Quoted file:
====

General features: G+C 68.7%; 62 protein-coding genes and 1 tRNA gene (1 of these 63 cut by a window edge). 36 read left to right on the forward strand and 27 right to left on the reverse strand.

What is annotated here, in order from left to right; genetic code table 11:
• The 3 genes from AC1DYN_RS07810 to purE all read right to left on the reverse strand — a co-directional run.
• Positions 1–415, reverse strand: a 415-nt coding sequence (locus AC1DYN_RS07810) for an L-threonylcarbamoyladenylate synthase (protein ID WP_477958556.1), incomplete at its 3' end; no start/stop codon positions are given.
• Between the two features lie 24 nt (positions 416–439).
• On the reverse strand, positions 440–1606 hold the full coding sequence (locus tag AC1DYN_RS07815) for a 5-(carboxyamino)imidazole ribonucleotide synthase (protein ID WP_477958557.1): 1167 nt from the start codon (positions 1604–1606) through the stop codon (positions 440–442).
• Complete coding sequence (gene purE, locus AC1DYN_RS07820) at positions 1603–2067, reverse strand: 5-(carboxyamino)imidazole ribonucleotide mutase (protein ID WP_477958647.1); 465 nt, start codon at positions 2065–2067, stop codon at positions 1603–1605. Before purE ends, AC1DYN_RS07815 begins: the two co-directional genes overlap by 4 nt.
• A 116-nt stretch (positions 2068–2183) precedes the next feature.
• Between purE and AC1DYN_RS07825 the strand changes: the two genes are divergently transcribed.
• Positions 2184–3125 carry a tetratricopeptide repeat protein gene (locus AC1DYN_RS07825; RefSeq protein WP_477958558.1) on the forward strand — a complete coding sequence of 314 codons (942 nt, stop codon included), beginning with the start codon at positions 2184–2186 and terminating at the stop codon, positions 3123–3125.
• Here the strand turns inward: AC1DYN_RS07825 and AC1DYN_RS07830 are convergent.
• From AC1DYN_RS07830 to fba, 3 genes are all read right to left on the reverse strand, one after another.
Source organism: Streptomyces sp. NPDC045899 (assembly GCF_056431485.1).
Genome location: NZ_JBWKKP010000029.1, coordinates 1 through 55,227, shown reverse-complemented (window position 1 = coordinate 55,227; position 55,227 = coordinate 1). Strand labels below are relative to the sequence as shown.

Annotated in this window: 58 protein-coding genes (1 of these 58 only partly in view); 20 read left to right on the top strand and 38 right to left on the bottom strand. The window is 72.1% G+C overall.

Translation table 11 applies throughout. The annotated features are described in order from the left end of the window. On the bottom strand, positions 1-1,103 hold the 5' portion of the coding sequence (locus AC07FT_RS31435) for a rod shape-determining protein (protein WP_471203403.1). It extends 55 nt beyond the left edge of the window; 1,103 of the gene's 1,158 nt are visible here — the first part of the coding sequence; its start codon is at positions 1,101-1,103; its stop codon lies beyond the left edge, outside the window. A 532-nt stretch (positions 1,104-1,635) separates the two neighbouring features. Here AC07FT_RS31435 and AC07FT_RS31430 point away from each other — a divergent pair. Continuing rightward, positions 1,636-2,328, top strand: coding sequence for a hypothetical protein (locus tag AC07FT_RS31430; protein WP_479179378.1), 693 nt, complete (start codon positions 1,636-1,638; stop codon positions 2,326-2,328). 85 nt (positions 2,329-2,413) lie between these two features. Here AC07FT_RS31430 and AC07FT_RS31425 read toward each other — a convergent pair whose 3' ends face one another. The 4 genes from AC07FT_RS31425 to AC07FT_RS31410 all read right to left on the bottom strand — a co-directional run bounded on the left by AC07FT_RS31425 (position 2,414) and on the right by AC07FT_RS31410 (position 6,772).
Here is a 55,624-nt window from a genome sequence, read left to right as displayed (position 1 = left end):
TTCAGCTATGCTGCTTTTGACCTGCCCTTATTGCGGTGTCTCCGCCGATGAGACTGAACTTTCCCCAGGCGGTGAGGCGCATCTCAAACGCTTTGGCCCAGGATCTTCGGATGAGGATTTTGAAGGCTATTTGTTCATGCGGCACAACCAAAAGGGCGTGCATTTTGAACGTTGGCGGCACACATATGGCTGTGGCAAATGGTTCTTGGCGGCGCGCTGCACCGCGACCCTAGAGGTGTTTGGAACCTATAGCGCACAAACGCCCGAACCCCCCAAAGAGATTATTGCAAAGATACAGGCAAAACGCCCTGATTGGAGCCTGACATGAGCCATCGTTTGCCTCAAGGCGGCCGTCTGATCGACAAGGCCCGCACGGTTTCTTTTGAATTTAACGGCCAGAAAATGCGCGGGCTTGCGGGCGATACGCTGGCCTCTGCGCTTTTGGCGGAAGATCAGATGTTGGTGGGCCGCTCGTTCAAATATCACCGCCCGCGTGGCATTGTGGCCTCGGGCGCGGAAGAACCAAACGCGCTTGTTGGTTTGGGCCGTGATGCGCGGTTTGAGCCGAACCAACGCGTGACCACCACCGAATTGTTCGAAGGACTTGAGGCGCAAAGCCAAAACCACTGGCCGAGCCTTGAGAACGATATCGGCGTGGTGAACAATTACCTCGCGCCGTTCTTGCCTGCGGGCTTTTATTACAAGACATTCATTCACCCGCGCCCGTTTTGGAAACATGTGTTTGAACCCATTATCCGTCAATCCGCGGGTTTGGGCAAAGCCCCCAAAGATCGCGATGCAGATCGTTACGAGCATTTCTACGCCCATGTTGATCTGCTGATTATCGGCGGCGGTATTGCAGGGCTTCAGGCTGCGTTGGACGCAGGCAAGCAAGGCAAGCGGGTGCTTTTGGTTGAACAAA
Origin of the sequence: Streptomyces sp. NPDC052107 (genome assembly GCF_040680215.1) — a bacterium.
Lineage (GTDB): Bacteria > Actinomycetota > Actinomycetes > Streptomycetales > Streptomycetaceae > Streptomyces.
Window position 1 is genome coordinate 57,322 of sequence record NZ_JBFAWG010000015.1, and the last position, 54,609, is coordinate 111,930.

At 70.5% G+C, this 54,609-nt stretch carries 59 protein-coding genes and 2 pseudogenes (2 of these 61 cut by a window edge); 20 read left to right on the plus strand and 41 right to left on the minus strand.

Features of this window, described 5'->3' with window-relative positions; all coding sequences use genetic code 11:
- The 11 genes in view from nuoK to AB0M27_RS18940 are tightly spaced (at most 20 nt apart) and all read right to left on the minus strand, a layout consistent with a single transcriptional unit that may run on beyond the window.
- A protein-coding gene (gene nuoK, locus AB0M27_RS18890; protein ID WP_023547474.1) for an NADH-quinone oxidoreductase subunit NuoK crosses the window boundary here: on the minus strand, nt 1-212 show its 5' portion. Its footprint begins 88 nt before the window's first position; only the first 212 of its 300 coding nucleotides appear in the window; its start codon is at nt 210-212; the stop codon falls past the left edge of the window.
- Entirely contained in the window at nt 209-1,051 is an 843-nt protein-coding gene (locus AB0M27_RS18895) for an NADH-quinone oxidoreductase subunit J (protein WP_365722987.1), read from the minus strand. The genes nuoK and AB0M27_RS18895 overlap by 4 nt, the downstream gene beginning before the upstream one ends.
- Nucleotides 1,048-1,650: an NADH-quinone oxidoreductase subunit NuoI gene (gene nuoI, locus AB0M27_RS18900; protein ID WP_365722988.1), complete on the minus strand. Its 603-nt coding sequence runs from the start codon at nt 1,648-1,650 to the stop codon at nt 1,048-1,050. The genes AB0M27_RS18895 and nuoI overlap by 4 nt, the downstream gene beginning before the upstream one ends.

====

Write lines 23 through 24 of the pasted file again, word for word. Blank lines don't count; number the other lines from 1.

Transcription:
Features of this window, described 5'->3' with window-relative positions; all coding sequences use genetic code 11:
- The 11 genes in view from nuoK to AB0M27_RS18940 are tightly spaced (at most 20 nt apart) and all read right to left on the minus strand, a layout consistent with a single transcriptional unit that may run on beyond the window.